Did you know that 25% of people abandon their New Year’s Resolution within 1 week? And that some 60% abandon them within 6 months. This means that only 15% actually stick it out longer than 6 months! Today’s article will show you how you can become one of the 15%, one of those who actually follows through with their Resolution. 
At this time of year I always get excited anticipating the upcoming 12 months. I have so much excitement, enthusiasm, hope and expectation about what I personally can achieve in the coming year. However it’s only been in the last 2 years that I have actually been able to look back and review the year past and say ‘wow, I actually achieved everything I’d set out to do’. What changed in these 2 years? Simple, I turned my New Year’s Resolutions into New Year Goals. 
I know what you are thinking, goals are boring and there is no difference between them and a resolutions. But the average person makes the same New Year’s resolution 10 separate times without success! If you were a business and set the same goal 10 times but failed to meet it even once you’d be out of business. As the saying goes, ‘Insanity is doing the same thing over and over, but expecting different results?’ Goals get done, resolutions get forgotten. 
So here is my 6 step guide to writing successful New Year’s Goals that you will stick to. 
Write your goal(s) down on paper. This may sound trivial and unimportant, but actually it’s my No. 1 step for a reason. A study done by psychologist Dr. Gail Matthews at Dominican University of California discovered that you are 42% more likely to achieve your goals if you write them down. Why is that? Well by writing your goal down it gives it and you focus. Just having goals floating vaguely around in your head doesn’t help anyone, we all know how many thoughts fly thorough out heads a day, so it’s very easy for your goals to be pushed back. But once it’s written down and you can see it, you have given it life and you will subconsciously become more ‘focused’ on it. 
Connect to the goal. Instead of simply writing it down, and moving onto the next one, dive a bit deeper into the reason why this is a goal on your list. Ask yourself why is this important to me? What will doing this make possible for me? How will I feel when I achieve this goal? And what is at stake if I don’t do it? Diving deeper and making these inner connections with your goal will add emotion to it. It’s that emotional connection that will drive you forward when times get tough! 
Make the goal specific. I’ve talked about this when it comes to your fat loss goal. You can’t simply say I want to lose weight. With your New Year’s Goal don’t simply write ‘make more money’ that’s too vague making £1 more is still technically making more. Instead try make and extra £10,000 this year. That way you have a target to aim for! For more on writing fitness goals click here.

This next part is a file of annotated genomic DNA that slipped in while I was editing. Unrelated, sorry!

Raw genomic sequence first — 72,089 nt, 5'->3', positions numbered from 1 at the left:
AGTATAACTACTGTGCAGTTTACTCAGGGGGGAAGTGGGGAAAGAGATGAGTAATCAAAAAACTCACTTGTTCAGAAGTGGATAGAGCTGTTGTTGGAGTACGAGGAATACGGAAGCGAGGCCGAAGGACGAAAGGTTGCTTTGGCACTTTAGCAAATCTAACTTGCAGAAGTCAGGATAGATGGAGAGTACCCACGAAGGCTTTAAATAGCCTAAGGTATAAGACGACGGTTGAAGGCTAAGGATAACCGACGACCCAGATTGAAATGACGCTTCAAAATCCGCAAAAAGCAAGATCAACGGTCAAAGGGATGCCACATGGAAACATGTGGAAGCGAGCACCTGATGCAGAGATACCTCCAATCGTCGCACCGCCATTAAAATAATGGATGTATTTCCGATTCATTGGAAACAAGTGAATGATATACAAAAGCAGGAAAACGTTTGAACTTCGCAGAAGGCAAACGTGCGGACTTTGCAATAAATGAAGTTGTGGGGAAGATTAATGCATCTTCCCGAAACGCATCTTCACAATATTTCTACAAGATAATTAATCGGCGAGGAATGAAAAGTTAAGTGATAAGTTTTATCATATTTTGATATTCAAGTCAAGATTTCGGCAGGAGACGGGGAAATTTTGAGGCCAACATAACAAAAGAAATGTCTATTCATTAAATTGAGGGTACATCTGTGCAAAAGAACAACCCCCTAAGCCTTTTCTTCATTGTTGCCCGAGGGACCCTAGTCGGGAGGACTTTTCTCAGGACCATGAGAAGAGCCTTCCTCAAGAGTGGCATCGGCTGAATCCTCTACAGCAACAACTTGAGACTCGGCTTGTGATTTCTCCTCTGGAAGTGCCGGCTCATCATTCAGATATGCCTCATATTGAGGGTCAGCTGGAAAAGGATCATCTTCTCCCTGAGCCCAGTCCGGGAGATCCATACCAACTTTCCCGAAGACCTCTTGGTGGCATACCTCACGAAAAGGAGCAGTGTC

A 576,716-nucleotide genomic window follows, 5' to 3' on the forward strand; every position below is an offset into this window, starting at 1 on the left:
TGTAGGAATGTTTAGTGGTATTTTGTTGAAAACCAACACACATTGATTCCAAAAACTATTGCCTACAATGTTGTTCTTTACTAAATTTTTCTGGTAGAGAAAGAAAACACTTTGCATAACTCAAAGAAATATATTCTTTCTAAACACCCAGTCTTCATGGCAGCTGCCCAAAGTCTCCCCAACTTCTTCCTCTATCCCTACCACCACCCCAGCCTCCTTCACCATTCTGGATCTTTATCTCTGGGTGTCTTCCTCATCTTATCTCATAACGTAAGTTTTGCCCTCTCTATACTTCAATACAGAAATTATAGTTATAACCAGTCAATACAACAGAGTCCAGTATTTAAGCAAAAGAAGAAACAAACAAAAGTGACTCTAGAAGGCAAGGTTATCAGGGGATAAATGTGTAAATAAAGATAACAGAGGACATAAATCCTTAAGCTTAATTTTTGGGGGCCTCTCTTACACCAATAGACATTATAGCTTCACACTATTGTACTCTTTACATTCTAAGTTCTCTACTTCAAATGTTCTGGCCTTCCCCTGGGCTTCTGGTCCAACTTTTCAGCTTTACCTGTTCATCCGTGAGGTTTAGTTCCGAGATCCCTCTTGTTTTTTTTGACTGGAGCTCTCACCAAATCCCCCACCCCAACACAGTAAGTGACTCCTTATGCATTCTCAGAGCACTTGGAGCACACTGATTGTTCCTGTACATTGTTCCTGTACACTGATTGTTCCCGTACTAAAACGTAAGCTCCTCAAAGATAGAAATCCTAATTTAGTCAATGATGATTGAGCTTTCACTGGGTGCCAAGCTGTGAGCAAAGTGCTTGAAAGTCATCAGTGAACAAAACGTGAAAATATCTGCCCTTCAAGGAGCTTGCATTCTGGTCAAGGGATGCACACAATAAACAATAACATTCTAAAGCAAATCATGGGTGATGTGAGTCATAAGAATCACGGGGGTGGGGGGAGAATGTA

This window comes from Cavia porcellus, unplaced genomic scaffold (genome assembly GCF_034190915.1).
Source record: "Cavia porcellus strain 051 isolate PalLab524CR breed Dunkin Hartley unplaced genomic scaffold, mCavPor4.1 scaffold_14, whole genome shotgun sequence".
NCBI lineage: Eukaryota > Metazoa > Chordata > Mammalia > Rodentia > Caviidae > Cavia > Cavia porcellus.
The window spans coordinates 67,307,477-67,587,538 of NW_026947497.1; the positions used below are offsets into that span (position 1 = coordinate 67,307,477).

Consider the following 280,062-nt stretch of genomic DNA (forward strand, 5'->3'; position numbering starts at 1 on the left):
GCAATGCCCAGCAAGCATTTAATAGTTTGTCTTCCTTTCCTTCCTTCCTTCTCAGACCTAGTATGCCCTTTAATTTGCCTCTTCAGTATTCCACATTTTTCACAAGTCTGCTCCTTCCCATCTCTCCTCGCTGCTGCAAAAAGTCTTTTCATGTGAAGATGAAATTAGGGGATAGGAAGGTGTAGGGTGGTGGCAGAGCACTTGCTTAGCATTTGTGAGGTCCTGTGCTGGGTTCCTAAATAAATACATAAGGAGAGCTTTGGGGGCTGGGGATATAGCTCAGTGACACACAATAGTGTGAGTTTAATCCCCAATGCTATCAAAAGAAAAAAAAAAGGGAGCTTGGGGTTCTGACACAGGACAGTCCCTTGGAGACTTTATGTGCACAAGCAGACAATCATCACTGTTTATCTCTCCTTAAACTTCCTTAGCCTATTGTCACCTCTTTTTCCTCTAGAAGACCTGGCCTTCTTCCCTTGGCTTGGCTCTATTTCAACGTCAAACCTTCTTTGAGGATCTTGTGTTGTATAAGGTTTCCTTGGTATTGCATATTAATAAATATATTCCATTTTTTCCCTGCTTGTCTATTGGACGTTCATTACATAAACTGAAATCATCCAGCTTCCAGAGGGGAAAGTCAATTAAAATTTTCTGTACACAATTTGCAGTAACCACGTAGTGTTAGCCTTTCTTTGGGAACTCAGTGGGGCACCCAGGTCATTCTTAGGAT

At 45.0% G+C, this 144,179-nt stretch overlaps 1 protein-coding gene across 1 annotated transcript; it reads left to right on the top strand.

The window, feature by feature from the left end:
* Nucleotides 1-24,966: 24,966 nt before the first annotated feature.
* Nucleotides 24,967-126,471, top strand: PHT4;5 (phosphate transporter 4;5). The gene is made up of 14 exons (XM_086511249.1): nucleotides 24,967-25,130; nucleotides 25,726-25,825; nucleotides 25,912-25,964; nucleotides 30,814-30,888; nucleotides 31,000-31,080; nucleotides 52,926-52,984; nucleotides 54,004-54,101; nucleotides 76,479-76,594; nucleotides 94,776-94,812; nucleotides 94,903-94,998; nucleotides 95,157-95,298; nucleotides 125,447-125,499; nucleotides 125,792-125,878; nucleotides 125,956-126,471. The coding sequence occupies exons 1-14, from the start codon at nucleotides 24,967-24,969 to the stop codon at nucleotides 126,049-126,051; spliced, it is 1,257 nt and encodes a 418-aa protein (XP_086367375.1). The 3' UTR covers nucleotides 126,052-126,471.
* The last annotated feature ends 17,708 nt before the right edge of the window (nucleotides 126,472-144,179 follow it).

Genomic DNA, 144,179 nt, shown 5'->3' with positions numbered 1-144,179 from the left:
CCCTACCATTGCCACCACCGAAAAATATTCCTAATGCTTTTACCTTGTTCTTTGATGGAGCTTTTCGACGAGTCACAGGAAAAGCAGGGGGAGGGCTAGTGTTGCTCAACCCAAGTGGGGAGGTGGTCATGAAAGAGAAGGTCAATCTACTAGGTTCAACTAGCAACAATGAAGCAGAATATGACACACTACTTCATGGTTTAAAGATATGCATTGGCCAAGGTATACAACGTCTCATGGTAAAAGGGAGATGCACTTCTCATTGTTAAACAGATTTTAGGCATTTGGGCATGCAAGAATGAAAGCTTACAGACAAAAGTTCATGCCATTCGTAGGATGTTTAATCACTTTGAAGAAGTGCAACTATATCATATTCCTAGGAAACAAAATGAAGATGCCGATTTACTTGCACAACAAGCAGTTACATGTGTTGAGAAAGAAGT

Plan the path you’ll be walking on (set micro goals). Many people fail to meet their goals because they simply don’t know where to start, the steps to take or where the path leads. Well, I’ve got some news for you, no one can see the full path that lies ahead of them, and the ones who have succeeded are the ones who keep walking forward anyway. When it comes to your personal path, just make sure that the next step you take is sending you in the right direction towards achieving your goal, and you will be 1 step closer to achieving it. The best way to achieve this is set smaller goals that will lead you to the bigger goal. 
Set a deadline and stick to it. Michael Hyatt said ‘a goal without a deadline is little more than a dream.’ And I agree with him, writing down a deadline makes the goal concrete. This puts a sense of urgency on the goal and will force you to take action. Taking action is the first step in getting the ball rolling and building the momentum to carry on and complete the goal. 
Put the goal somewhere visible. Have you ever looked through your computer and found a New Year’s resolutions you wrote 4 years ago, and laughed because you ‘remember’ those resolutions you made but never completed. Don’t let this year’s goals get lost in your ever increasing computer library. Write it down and frame it, put it on your wallet, make it your background/screen saver or put it on your bathroom mirror to greet you in the morning and before you settle at night. These goals with which you made an emotional connection to should be in your face and visible to you daily so you remember where you are going, why you are doing it, and what needs to be done. Also there is something pleasurable about crossing off a goal when it’s done! 
Have you achieved a lot of success from goals you have written down?  
Maybe you use a different strategy or have another great key step?  
Leave a comment below and help people achieve their goals this year. 
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